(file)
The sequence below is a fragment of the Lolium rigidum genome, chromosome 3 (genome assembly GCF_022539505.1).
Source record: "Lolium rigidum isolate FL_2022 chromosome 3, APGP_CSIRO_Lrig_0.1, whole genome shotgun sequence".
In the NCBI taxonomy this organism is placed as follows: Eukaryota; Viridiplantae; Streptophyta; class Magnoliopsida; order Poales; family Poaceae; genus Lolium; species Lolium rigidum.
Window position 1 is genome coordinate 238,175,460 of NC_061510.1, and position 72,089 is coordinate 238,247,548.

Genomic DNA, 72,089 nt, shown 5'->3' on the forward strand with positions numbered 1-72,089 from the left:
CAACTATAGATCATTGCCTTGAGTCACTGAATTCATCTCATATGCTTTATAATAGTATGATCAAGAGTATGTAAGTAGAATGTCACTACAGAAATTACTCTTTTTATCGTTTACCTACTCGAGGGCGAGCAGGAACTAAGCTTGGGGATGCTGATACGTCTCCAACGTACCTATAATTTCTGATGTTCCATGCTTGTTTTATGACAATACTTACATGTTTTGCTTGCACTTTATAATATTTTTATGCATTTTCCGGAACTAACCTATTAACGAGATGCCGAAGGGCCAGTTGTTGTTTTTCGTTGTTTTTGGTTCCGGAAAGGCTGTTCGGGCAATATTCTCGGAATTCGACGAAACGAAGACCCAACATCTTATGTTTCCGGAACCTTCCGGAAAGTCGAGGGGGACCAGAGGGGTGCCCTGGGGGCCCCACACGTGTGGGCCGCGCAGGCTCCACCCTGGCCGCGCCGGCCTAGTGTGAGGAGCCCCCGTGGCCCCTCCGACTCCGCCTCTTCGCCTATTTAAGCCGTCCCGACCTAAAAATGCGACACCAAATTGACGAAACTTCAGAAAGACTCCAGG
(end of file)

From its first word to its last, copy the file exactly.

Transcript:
The sequence below is a fragment of the Lolium rigidum genome, chromosome 3 (genome assembly GCF_022539505.1).
Source record: "Lolium rigidum isolate FL_2022 chromosome 3, APGP_CSIRO_Lrig_0.1, whole genome shotgun sequence".
In the NCBI taxonomy this organism is placed as follows: Eukaryota; Viridiplantae; Streptophyta; class Magnoliopsida; order Poales; family Poaceae; genus Lolium; species Lolium rigidum.
Window position 1 is genome coordinate 238,175,460 of NC_061510.1, and position 72,089 is coordinate 238,247,548.

Genomic DNA, 72,089 nt, shown 5'->3' on the forward strand with positions numbered 1-72,089 from the left:
CAACTATAGATCATTGCCTTGAGTCACTGAATTCATCTCATATGCTTTATAATAGTATGATCAAGAGTATGTAAGTAGAATGTCACTACAGAAATTACTCTTTTTATCGTTTACCTACTCGAGGGCGAGCAGGAACTAAGCTTGGGGATGCTGATACGTCTCCAACGTACCTATAATTTCTGATGTTCCATGCTTGTTTTATGACAATACTTACATGTTTTGCTTGCACTTTATAATATTTTTATGCATTTTCCGGAACTAACCTATTAACGAGATGCCGAAGGGCCAGTTGTTGTTTTTCGTTGTTTTTGGTTCCGGAAAGGCTGTTCGGGCAATATTCTCGGAATTCGACGAAACGAAGACCCAACATCTTATGTTTCCGGAACCTTCCGGAAAGTCGAGGGGGACCAGAGGGGTGCCCTGGGGGCCCCACACGTGTGGGCCGCGCAGGCTCCACCCTGGCCGCGCCGGCCTAGTGTGAGGAGCCCCCGTGGCCCCTCCGACTCCGCCTCTTCGCCTATTTAAGCCGTCCCGACCTAAAAATGCGACACCAAATTGACGAAACTTCAGAAAGACTCCAGG